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Recently, Pennsylvania enacted a new law that allows the transfer of a “Qualified Family-Owned Business Interest” (QFOBI) to one or more “Qualified Transferees” without being subject to Pennsylvania inheritance tax upon the death of the transferor. (72 P.S. § 9111(t)) The new law applies to estates of decedents who die after July 2013 and own a business.

In order to understand this inheritance tax exemption, it is necessary to examine the definitions of a QFOBI and a Qualified Transferee. A QFOBI is defined as an interest in a sole proprietorship or entity carrying on a trade or business, if at the date of the decedent’s death:

  1. The proprietorship/entity has fewer than 50 full-time equivalent employees;
  2. The proprietorship/entity has a net book value of assets totaling less than $5,000,000;
  3. The proprietorship/entity has been in existence for five (5) years;
  4. The entity is wholly owned by the decedent or by the decedent and members of the decedent’s family that meet the definition of a Qualified Transferee; and
  5. The entity is engaged in a trade or business the principal purpose of which is not the management of investments or income-producing assets owned by the entity.

A Qualified Transferee is defined as a decedent’s:

  1. Husband or wife;
  2. Lineal descendants;
  3. Siblings and the sibling’s lineal descendants; and
  4. Ancestors and the ancestor’s siblings.

It is crucial that the net book value of the entire business must be less than $5,000,000. This limit is with respect to the business value as a whole, and not just the decedent’s interest in the business. Also, this amount is based on the net book value, rather than the fair market value. Many family-owned businesses will have balance sheets with a book value that is significantly lower than the fair market value.

The statute also requires that the QFOBI continue to be owned by a Qualified Transferee for a minimum of seven (7) years after the decedent’s death and that the QFOBI is reported on a timely filed inheritance tax return. Inheritance tax returns are due nine (9) months from the decedent’s date of death. However, the exemption does not apply to property transferred by the decedent into the business within one (1) year prior to death of the decedent, unless the property was transferred for a legitimate business purpose. The exemption does not limit the decedent to one QFOBI. Therefore, several transfers can be exempt, so long as each transfer meets the statutory criteria for a QFOBI. As further discussed below, there are annual reporting requirements of the QFOBI to ensure compliance.

A QFOBI that was exempted from inheritance tax that is no longer owned by a Qualified Transferee at any time within seven (7) years after the decedent’s date of death is subject to inheritance tax in an amount equal to the inheritance tax that would have been paid or payable on the value of the QFOBI at the time of death, plus interest calculated from the due date of the decedent’s inheritance tax return.

Each owner of a QFOBI exempted from inheritance tax has to certify annually, for seven (7) years after the decedent’s date of death, that the QFOBI continues to be owned by a Qualified Transferee, and must notify the Department of Revenue within thirty (30) days of any transaction or occurrence causing the QFOBI to fail to qualify for the exemption. An owner’s failure to comply with the certification or notification requirements will result in the loss of the exemption, and the transferee of the QFOBI will be subject to inheritance tax, plus interest.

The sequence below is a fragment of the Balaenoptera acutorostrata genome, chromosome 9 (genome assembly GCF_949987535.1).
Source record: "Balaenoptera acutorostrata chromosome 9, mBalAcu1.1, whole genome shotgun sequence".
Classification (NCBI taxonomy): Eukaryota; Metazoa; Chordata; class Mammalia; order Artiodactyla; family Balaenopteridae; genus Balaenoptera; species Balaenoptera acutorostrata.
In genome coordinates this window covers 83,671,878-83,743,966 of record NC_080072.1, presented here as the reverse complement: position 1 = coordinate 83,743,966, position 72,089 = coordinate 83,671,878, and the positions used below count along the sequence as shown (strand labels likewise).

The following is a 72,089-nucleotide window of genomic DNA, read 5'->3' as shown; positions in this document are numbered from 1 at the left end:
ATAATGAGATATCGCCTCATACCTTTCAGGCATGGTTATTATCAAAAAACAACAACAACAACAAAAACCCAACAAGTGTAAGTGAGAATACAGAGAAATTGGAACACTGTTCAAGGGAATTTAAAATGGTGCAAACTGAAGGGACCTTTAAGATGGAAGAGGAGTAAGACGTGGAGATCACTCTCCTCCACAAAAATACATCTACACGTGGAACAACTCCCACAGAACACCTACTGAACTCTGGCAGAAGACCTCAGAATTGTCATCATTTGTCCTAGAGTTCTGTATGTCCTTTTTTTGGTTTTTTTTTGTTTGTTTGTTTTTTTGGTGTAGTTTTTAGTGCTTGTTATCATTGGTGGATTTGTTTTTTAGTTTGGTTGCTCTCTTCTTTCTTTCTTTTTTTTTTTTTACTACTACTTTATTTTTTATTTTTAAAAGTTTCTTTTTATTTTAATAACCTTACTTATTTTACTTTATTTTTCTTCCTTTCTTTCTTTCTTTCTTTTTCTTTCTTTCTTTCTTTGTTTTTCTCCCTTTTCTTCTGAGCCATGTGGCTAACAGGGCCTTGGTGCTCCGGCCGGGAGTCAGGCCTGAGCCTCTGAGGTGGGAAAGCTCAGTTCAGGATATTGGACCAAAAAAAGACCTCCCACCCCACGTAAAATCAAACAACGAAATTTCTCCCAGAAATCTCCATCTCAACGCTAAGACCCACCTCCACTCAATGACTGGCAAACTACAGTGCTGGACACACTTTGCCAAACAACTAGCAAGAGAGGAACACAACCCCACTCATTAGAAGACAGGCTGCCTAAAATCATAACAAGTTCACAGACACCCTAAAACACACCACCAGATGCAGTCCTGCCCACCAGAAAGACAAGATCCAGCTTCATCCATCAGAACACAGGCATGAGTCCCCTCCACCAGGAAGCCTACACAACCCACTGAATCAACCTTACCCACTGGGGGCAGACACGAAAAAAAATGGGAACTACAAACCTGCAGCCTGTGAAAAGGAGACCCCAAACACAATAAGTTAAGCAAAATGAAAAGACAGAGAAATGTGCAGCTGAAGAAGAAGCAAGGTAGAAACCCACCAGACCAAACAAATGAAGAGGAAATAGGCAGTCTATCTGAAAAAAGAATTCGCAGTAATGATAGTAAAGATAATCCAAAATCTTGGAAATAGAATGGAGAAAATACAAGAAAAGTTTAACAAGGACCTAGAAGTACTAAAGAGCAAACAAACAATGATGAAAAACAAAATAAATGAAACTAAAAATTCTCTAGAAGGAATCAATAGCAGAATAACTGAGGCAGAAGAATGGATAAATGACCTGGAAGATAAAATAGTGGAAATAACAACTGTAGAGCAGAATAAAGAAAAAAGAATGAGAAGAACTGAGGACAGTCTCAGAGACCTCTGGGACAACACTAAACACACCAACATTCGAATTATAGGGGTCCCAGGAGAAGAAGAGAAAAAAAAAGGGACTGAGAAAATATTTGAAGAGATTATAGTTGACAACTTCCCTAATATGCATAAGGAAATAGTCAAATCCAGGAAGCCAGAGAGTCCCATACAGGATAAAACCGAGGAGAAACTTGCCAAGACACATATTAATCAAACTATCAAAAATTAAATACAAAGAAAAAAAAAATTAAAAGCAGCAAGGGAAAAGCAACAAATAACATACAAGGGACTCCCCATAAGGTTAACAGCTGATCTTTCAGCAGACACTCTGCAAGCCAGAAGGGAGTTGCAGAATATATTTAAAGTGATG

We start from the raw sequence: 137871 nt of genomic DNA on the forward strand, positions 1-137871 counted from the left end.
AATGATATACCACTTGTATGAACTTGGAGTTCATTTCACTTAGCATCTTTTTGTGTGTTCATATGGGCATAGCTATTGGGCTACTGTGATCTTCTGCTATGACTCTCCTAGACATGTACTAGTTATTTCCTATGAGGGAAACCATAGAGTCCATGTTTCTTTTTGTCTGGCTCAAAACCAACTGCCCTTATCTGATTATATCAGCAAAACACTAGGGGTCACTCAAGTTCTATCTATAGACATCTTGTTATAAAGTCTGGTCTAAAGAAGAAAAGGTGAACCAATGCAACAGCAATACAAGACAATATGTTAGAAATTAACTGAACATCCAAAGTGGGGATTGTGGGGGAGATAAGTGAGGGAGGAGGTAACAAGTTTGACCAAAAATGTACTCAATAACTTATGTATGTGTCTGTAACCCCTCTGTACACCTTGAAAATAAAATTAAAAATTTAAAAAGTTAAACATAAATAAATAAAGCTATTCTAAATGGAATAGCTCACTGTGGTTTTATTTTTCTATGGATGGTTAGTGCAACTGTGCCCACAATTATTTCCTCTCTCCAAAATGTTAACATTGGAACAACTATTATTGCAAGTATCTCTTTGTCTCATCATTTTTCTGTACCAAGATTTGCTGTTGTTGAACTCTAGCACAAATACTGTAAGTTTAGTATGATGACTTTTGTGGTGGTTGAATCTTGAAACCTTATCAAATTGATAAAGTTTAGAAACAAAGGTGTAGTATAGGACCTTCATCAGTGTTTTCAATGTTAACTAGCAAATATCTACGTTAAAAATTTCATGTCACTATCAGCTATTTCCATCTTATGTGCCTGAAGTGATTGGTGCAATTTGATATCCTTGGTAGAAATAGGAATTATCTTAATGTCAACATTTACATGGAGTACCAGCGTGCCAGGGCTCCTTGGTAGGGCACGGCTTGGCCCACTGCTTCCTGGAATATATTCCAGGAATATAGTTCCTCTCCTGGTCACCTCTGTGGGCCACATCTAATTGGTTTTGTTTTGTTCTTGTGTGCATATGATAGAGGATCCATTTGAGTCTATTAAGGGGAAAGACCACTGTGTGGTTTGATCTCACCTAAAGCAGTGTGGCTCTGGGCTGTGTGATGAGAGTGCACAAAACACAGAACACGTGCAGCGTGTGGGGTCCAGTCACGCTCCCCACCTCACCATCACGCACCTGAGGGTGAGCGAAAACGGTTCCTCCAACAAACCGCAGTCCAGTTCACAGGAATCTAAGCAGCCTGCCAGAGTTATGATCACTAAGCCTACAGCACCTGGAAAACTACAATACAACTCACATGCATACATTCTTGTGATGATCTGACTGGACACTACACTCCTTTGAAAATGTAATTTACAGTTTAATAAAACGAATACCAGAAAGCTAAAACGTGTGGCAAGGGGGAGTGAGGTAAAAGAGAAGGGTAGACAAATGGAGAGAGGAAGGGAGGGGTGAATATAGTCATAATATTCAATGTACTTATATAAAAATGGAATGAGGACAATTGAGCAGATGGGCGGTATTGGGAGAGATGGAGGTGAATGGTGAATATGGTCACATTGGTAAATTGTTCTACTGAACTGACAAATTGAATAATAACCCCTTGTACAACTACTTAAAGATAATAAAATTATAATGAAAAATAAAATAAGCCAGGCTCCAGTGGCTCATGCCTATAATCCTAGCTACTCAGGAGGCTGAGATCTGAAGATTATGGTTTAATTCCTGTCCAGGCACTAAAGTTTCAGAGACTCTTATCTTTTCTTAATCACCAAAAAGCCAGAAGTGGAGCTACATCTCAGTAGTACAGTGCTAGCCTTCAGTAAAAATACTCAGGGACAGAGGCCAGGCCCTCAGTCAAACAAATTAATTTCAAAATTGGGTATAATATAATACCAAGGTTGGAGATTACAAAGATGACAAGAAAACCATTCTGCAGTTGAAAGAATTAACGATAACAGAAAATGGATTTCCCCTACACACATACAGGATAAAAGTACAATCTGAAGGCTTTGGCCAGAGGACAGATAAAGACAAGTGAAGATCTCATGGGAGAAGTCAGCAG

Each year, the Pennsylvania Department of Revenue will inform all owners of a QFOBI exempted from inheritance tax of their obligation to provide an annual certification. The certification and notification must be completed in the form and manner as provided by the Department.

Any inheritance tax due as a result of a transaction or occurrence that disqualifies a QFOBI from the exemption, plus the interest on the tax, shall be a lien in favor of the Commonwealth of Pennsylvania on the real and personal property of the owner of the QFOBI at the time of the transaction or occurrence. The inheritance tax and interest due is the personal obligation of those owners. The lien will remain until the inheritance tax and interest are paid in full.

It is important to be clear about who qualifies as a Qualified Transferee. Clearly the statute envisions familial ties, so transfers to unrelated key employees would not be exempt. Further, although some family members qualify, their spouses may not. For example, although children qualify, spouses of children would not. So a transfer to a son-in-law or daughter-in-law would not qualify. Similarly, while siblings and sibling’s children qualify, their spouses do not. Therefore, brothers-in-law and sisters-in-law would not qualify, nor would the spouse of a niece or nephew. Although a decedent’s parents would qualify, the parents of the decedent’s spouse would not. Finally, it should be noted that trusts are not Qualified Transferees. Thus, business owners need to be careful not to disqualify the QFOBI exemption unintentionally by using a common planning technique in a Last Will and Testament to leave assets in a testamentary trust to a surviving spouse or children.

If you are contemplating utilizing this exemption in your estate plan, an attorney should be contacted to assist you in navigating the complexities of this new law. Please feel free to contact one of Reger Rizzo & Darnall’s Estates & Trusts attorneys today with any questions you may have.